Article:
Wednesday, October 28, 2015

Despicable Me

I have been going through the chapters of my book Idol Thoughts on Wednesdays, on the eight thoughts that lead us away from God, that are in simple fact ‘other gods’, other ways of seeking happiness in this world.

We have come to the eighth thought, the granddaddy of them all, that is pride. In the book I liken pride to the ‘big bad’ in the modern crime movie—the villain who is at work directing all the lesser villains who are merely his minions (Despicable Me! But these minions aren't quite so cute and loveable...).

Pride is like that with the other seven thoughts—all of them essentially tend towards pride or spring from pride, and are strengthened in us by the amount of pride we have. As the Eucharist is the source and summit of divine life in us, so pride is the source and summit of all that is death in us.

Pride, fundamentally, consists in exalting ourselves above our true place. The Latin word for it, superbia, communicates that well—basically, ‘over-ness.’ When we consider ourselves to be more than we are, that is the simple form of pride.

Simple, but what complex forms it takes in all of us. There are the crude forms of pride, easy enough to recognize—dominance, arrogance, bombastic crude power trips. But it can be, and usually is, much more subtle in us.

There is the quiet steady assumption that we are always right, that our judgments, our way, our take on things are simply reality. God is the One whose word fashions the universe, who spoke and it came to be. It is a terrible arrogation of the divine prerogative when we believe our own ‘words’, spoken or interior, actually are the first and last word of what is.

There is self-centredness, which has a hundred faces. There is the steady consistent reference of all things in our lives back to ourselves—everything in this world considered and evaluated on the sole basis of ‘how it affects me’. In properly spiritual matters, I see this when people say they ‘like’ this Scripture passage or they ‘don’t like’ that one, for whatever reason. But the Bible is the Word of God—it is verging on, if not outright, blasphemy to speak of it that way – this Word of God is great, that one not so much, and so forth…

Pride is a tricky, subtle thing, and none of us should ever imagine we are free of it. It is a shape-shifter in the soul, but always singing the same tune: I-me-mine-I-me-mine… always putting ourselves at the center of all things.

And of course it is then the secret source of the strength and persistence of the other seven thoughts. God has laid out for us a way of happiness and blessed life in this world. The path of love received and given, life received and given, the human person made to be a receptacle of divine life, and in that receiving becoming a lover of all creation as God is the Lover of all.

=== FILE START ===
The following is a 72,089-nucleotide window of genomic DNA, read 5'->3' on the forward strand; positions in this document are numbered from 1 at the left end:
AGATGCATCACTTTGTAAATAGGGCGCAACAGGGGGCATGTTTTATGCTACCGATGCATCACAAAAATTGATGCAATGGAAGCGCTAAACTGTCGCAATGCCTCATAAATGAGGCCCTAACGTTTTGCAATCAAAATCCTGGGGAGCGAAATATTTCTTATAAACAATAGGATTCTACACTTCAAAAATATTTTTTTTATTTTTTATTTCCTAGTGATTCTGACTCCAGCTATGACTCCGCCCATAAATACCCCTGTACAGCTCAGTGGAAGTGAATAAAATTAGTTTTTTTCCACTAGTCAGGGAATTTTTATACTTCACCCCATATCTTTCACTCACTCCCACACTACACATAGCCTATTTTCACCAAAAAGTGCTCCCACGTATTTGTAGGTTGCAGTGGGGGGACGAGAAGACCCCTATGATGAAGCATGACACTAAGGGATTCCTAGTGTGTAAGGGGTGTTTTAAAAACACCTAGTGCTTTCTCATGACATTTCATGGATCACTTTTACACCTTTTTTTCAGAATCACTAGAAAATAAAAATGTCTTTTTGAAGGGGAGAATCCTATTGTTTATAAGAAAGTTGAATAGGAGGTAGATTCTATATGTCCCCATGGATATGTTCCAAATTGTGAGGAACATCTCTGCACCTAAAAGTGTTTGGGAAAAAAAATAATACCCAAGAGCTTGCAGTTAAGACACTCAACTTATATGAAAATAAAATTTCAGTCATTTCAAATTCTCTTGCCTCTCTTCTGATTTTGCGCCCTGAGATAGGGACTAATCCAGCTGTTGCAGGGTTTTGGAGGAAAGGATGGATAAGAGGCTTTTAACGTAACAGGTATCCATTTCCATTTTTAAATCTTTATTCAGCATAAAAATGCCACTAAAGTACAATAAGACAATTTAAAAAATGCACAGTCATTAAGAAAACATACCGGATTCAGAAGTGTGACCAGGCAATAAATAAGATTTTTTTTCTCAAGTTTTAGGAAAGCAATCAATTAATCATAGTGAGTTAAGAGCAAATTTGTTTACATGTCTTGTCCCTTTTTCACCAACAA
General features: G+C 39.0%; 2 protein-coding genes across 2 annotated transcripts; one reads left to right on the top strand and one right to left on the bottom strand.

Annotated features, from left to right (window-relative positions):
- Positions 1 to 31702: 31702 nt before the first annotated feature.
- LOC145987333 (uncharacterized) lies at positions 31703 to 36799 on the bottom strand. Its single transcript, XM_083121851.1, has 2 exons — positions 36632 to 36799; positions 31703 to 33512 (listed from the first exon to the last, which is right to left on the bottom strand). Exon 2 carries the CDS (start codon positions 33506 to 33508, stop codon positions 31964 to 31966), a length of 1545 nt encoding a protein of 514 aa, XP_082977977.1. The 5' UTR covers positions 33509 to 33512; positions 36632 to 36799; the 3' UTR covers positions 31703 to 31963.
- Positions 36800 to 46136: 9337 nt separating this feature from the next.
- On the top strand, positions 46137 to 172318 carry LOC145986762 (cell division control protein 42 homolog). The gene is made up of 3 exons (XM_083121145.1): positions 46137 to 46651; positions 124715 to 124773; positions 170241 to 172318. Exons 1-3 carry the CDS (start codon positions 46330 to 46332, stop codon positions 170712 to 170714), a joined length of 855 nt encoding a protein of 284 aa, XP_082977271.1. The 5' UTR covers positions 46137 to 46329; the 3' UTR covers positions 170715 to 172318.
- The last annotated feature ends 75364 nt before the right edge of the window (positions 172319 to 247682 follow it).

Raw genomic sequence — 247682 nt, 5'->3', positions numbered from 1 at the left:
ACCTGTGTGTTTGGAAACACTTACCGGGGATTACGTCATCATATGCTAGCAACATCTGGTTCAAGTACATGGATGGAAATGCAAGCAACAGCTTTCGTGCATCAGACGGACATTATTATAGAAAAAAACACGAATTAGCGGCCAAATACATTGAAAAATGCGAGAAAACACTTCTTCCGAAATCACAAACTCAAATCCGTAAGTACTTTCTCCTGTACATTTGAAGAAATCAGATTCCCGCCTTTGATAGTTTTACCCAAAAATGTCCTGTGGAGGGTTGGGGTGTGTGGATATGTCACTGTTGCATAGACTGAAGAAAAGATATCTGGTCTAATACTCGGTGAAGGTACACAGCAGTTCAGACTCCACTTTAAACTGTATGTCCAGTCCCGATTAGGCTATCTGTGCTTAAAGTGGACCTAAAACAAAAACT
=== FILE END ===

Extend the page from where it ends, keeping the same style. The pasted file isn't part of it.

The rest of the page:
Pride looks at all that outpouring of divine life and love and says, “Yeah, no thanks. I have a better idea! Seven better ideas, in fact.” And off we go on the paths of gluttony, lust, avarice, anger, despondency, acedia, vainglory. All the alternative plans for happiness that don’t involve all this silly God business (does He even exist, anyhow?).

Pride seems very alluring and compelling. Well of course we are the center of our own life—what else is possible? It’s only human to put yourself first in the order of things! What else can we do, and why would we? Isn’t it pathological to efface oneself and put anything else ahead of one’s own being?

Such is pride’s story when it is hauled out into the clear light of day and forced to defend itself. And it is a load of hooey. The truth is, we are made by God, made for God, made essentially for a life of communion with God, receiving and giving, giving and receiving. And out of that, loving, loving, loving our neighbors as the duties of our state of life direct us. The ‘self’ is simply that which exists to be this place of reception and seat of action, the necessary ‘I’ which can enter into communion with the divine ‘Thou’, and thence with all other ‘thous’ we encounter.

And in this, we are truly exalted, truly elevated above our station, but by God, not by our own efforts. We enter into and become sharers in the life of the Trinity, the very life of God made accessible to us in Jesus Christ. Pride, which is all about self-exaltation, actually closes us up in ourselves and dooms us to a small, narrow, constricted little life bounded by our own limitations and ambit… and we really are very small little creatures, it turns out.

The only way to actually climb the ladder of being and become a ‘Great Person’ is to embrace the radical humility of the gift, to paradoxically accept that we are nothing, can do nothing, have nothing of our own… and in that find ourselves mysteriously opened to the one who is Everything and gives us everything He is. And our lives become in that humility and that openness an entry into the Dance of Love which is the very inner life of the Trinity—radical exaltation following upon radical abasement and self-emptying.

As I always say at the end of these Wednesday posts, I actually have quite a bit more to say about all this, but then you wouldn’t buy my book if I said it all here, would you? So you can read the rest of my thoughts here. Have a great day!

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